Such a nebulous conception of God leads one to regard faith as “blind.” Yet, true faith is not blind. The Greek word for “faith” in the New Testament is pistis. The term was also invoked by Aristotle and connotes forensic proof. Forensic proof is evidentiary, not blind. Likewise, many of the Apostles made evidentiary appeals for the faith. For instance, in Acts 2:22-36, Peter makes three evidentiary citations in defense of the faith. He cites Jesus’ “miracles and wonders and signs.” He cites the empty tomb. Lastly, he cites the fulfillment of Old Testament prophecy. Thus, Peter’s apologia was premised upon evidence or, as the term pistis connotes, proofs.
In addition to casting faith in a rather derisive light, nominalism led to the bifurcation of epistemology into what is quantifiably or empirically demonstrable and what is believed (ibid). In turn, this bifurcation is a slippery slope towards the belief that all things quantifiable represent the totality of reality. Suddenly, all of those entities that defy quantification (e.g., the “good,” the “beautiful,” dignity, God, etc.) are relegated to impotent and ambiguous subjectivism. Such epistemological rigidity underpins scientism, which mandates the universal imposition of science upon all fields of inquiry. The modern mind, chronocentric as it is, might consider such an imposition favorable. However, it is very dangerous. Michael Hoffman elaborates on this danger:
"The reason that science is a bad master and dangerous servant and ought not to be worshipped is that science is not objective. Science is fundamentally about the uses of measurement. What does not fit the yardstick of the scientist is discarded. Scientific determinism has repeatedly excluded some data from its measurement and fudged other data, such as Piltdown Man, in order to support the self-fulfilling nature of its own agenda, be it Darwinism or “cut, burn and poison” methods of cancer “treatment.""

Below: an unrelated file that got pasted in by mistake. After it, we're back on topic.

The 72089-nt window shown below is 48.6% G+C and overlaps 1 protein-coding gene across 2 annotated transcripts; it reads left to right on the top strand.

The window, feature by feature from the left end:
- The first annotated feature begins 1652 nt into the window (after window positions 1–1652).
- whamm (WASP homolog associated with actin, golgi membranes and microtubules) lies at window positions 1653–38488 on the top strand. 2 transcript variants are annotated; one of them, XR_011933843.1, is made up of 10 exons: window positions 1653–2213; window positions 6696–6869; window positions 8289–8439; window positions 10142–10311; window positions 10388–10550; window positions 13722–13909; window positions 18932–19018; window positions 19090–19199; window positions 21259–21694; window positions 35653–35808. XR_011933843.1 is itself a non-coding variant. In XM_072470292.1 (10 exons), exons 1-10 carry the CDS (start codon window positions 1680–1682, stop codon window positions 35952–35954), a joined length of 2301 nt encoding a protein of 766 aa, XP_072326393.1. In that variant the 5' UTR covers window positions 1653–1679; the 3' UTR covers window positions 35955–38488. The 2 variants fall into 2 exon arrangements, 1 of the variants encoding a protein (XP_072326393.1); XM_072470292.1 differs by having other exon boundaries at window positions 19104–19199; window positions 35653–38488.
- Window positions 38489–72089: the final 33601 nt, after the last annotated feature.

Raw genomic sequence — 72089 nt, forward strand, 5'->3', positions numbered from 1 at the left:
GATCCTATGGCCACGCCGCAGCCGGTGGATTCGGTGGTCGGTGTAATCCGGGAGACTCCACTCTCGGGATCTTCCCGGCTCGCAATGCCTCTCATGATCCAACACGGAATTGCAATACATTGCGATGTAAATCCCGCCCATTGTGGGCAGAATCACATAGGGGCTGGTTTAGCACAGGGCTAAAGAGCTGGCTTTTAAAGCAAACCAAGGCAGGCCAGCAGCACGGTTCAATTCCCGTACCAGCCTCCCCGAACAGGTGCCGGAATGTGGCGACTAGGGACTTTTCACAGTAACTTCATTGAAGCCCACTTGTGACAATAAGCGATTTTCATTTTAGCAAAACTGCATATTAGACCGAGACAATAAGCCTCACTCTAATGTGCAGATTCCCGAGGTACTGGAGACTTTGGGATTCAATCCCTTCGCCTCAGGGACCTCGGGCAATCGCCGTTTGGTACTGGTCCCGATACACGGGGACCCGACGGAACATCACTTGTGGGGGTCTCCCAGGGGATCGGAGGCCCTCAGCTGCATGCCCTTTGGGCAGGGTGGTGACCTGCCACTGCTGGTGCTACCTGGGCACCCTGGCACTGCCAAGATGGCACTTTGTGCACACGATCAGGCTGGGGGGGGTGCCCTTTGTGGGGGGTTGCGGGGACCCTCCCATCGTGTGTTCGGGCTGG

|Re: Understanding The Epistemological Foundations Of Scientific Totalitarianism by immortal2: 8:00am On May 10|
When extended beyond its legitimate fields of application, science becomes a rigid template to which even the most complex of entities, like man, must conform. The scientific outlook acknowledges no moral master. It gives no assent to moral or esthetic judgments. In the words of B.F. Skinner, it “de-homunculizes” man, a being that was originally “defended by the literatures of freedom and dignity”.
The Enlightenment, which acted as the crucible for all modern sociopolitical Utopianism, represented the codification of Gnostic occultism as revolutionary doctrine. The new gnosis was science, which Enlightenment thinkers believed should be universally imposed upon all fields of inquiry. For the violent, revolutionary wing of the Enlightenment (e.g., the Illuminati, the Jacobins, etc.), the universal imposition of science included governance. Herein is the conceptual basis for all scientific totalitarianism.